Working in Isolation vs. The Power of Shared Experiences

September 17, 2021 Edwin "Mac" McDonald DDS

Ancient wisdom has taught us that as “Iron sharpens iron, so one person sharpens another.”

I love education and learning. As a long-time student and faculty member at The Pankey Institute, I am challenged by and learn from all of my colleagues every time that we gather for an educational event, whether in person or online.

Some of that learning is from the program. Much of it is from one another as we discuss and share what is pertinent in our practices and careers and how we apply what we are learning. In short, these experiences improve my performance as a dentist, leader, and practice owner.

The grid of improving performance according to Todd Herman, performance coach, looks like this:

  1. Observe & measure past action (Data from yourself & others)
  2. Reflect on that data and the feedback from other key trusted people
  3. Reflect / Visualize on the future, especially with key trusted people
  4. Design Future Action (Experiments) & Acclimate to this new behavior
  5. Repeat

This formula for change is almost always best done with other likeminded people who are on similar journeys. They can give you encouragement, feedback, perspective, resources, & connections.

Even more importantly, it can be very therapeutic to hear the stories and experiences of others to realize that you are not alone in your challenges and the ups and downs of attempting to do something difficult. It is simply reassuring to come face to face with the humanness of friends and colleagues that you respect. It makes our own human frailty much easier to accept and can give us the courage to try again and again.

Keep in mind that every thriving and durable organization has gone through countless failures in route to accomplishing their vision.

The highest performing individuals in any endeavor are working in a team of likeminded individuals who are seeking to accomplish similar things. Those individuals have a much-expanded capacity to understand one another’s challenges and needs. This expanded capacity is often the difference between success and failure.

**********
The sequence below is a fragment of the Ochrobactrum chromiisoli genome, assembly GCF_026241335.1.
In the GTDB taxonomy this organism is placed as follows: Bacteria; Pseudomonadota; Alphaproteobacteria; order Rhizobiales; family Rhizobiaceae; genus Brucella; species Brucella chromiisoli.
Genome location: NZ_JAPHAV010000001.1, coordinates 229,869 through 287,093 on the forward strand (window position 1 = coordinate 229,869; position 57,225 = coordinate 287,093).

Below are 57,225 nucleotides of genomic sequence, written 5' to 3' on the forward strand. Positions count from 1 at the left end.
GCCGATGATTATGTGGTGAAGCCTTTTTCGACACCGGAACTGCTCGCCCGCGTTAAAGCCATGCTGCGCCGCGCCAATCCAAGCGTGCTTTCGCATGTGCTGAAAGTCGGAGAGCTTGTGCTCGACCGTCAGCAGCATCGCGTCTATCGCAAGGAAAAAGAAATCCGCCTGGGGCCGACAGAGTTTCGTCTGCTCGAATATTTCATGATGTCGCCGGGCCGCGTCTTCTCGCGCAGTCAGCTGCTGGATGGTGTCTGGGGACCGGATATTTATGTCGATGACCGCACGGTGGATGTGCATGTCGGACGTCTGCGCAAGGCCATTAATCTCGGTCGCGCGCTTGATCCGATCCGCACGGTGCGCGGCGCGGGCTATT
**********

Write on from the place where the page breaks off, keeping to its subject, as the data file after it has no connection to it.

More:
Isolation is the enemy of progress. Don’t let it determine your possibilities.

Seek out ways to include shared experiences in your personal and professional development by joining like-minded groups like Pankey study groups, group masterminds, and group coaching programs. You even can create groups of your own to surround yourself with positive energy.

Once you have experienced the power of shared experiences like these, you will see the difference from working in isolation.

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About Author

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Edwin "Mac" McDonald DDS

Dr. Edwin A. McDonald III received his Bachelor of Science degree in Chemistry and Economics from Midwestern State University. He earned his DDS degree from the University of Texas Dental Branch at Houston. Dr. McDonald has completed extensive training in dental implant dentistry through the University of Florida Center for Implant Dentistry. He has also completed extensive aesthetic dentistry training through various programs including the Seattle Institute, The Pankey Institute and Spear Education. Mac is a general dentist in Plano Texas. His practice is focused on esthetic and restorative dentistry. He is a visiting faculty member at the Pankey Institute. Mac also lectures at meetings around the country and has been very active with both the Dallas County Dental Association and the Texas Dental Association. Currently, he is a student in the Naveen Jindal School of Business at the University of Texas at Dallas pursuing a graduate certificate in Executive and Professional Coaching. With Dr. Joel Small, he is co-founder of Line of Sight Coaching, dedicated to helping healthcare professionals develop leadership and coaching skills that improve the effectiveness, morale and productivity of their teams.




What? Systems Can Be Fun?

September 15, 2021 Sheri Kay RDH